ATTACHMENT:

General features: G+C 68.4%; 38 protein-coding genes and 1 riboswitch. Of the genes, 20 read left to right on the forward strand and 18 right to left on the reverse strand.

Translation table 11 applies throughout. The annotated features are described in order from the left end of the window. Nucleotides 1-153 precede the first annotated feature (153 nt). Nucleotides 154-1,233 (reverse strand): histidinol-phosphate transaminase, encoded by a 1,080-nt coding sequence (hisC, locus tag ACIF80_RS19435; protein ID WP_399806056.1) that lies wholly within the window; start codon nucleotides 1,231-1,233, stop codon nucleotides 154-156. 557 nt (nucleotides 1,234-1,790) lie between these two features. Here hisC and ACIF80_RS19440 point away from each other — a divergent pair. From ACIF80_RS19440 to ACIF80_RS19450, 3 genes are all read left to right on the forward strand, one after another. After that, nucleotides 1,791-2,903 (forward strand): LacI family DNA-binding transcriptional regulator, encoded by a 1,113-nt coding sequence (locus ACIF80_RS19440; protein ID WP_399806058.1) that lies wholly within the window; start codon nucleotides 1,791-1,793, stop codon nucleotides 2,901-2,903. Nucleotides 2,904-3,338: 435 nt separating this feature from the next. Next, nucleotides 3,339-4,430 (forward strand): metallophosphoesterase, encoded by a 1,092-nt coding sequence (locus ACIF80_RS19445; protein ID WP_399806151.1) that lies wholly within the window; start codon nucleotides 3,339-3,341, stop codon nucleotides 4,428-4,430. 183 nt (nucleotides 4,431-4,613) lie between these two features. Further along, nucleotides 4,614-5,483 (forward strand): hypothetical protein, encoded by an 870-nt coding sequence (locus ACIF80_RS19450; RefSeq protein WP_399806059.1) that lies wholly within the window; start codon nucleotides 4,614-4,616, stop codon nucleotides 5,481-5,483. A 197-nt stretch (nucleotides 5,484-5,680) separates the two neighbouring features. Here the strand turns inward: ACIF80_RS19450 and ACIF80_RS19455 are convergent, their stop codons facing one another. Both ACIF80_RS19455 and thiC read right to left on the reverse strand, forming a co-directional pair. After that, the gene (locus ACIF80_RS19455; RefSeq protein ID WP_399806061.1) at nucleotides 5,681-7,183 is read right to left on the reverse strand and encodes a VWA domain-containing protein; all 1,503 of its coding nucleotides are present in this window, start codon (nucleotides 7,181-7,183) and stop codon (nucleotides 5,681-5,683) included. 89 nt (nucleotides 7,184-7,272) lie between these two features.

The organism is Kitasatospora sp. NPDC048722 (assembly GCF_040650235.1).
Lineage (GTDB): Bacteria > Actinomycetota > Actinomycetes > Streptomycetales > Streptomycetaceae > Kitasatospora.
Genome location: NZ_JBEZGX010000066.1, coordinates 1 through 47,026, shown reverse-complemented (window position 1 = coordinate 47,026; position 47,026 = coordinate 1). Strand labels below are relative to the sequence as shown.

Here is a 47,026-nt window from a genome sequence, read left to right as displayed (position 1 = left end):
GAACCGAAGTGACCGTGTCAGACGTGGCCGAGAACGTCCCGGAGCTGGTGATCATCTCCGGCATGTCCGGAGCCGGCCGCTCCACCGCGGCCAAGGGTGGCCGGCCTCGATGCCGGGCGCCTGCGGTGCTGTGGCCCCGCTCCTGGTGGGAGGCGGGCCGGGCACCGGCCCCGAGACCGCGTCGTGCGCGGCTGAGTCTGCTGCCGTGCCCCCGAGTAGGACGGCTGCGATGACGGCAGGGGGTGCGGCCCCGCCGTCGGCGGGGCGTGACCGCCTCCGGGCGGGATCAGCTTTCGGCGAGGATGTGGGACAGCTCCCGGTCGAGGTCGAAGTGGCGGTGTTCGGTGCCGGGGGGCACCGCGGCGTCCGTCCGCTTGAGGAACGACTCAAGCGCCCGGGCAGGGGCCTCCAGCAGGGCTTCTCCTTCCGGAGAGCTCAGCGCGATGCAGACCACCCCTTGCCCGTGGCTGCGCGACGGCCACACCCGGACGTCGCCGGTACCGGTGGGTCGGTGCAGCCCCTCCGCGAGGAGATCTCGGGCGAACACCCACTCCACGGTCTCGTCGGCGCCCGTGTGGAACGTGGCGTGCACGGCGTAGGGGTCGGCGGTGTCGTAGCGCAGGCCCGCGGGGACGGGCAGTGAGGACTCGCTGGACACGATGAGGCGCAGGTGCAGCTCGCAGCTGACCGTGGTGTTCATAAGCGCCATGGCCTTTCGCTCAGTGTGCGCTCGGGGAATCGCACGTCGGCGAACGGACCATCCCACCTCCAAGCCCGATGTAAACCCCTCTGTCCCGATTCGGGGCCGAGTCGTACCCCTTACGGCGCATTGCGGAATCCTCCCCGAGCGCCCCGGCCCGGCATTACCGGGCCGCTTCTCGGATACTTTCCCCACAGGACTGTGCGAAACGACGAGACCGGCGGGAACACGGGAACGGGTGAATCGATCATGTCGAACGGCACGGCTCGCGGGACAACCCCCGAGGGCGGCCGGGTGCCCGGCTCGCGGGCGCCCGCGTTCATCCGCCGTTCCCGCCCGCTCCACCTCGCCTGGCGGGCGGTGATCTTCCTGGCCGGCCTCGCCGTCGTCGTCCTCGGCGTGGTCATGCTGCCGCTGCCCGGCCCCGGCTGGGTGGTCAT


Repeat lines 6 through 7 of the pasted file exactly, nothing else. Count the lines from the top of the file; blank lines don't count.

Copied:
Here is a 47,026-nt window from a genome sequence, read left to right as displayed (position 1 = left end):
GAACCGAAGTGACCGTGTCAGACGTGGCCGAGAACGTCCCGGAGCTGGTGATCATCTCCGGCATGTCCGGAGCCGGCCGCTCCACCGCGGCCAAGGGTGGCCGGCCTCGATGCCGGGCGCCTGCGGTGCTGTGGCCCCGCTCCTGGTGGGAGGCGGGCCGGGCACCGGCCCCGAGACCGCGTCGTGCGCGGCTGAGTCTGCTGCCGTGCCCCCGAGTAGGACGGCTGCGATGACGGCAGGGGGTGCGGCCCCGCCGTCGGCGGGGCGTGACCGCCTCCGGGCGGGATCAGCTTTCGGCGAGGATGTGGGACAGCTCCCGGTCGAGGTCGAAGTGGCGGTGTTCGGTGCCGGGGGGCACCGCGGCGTCCGTCCGCTTGAGGAACGACTCAAGCGCCCGGGCAGGGGCCTCCAGCAGGGCTTCTCCTTCCGGAGAGCTCAGCGCGATGCAGACCACCCCTTGCCCGTGGCTGCGCGACGGCCACACCCGGACGTCGCCGGTACCGGTGGGTCGGTGCAGCCCCTCCGCGAGGAGATCTCGGGCGAACACCCACTCCACGGTCTCGTCGGCGCCCGTGTGGAACGTGGCGTGCACGGCGTAGGGGTCGGCGGTGTCGTAGCGCAGGCCCGCGGGGACGGGCAGTGAGGACTCGCTGGACACGATGAGGCGCAGGTGCAGCTCGCAGCTGACCGTGGTGTTCATAAGCGCCATGGCCTTTCGCTCAGTGTGCGCTCGGGGAATCGCACGTCGGCGAACGGACCATCCCACCTCCAAGCCCGATGTAAACCCCTCTGTCCCGATTCGGGGCCGAGTCGTACCCCTTACGGCGCATTGCGGAATCCTCCCCGAGCGCCCCGGCCCGGCATTACCGGGCCGCTTCTCGGATACTTTCCCCACAGGACTGTGCGAAACGACGAGACCGGCGGGAACACGGGAACGGGTGAATCGATCATGTCGAACGGCACGGCTCGCGGGACAACCCCCGAGGGCGGCCGGGTGCCCGGCTCGCGGGCGCCCGCGTTCATCCGCCGTTCCCGCCCGCTCCACCTCGCCTGGCGGGCGGTGATCTTCCTGGCCGGCCTCGCCGTCGTCGTCCTCGGCGTGGTCATGCTGCCGCTGCCCGGCCCCGGCTGGGTGGTCAT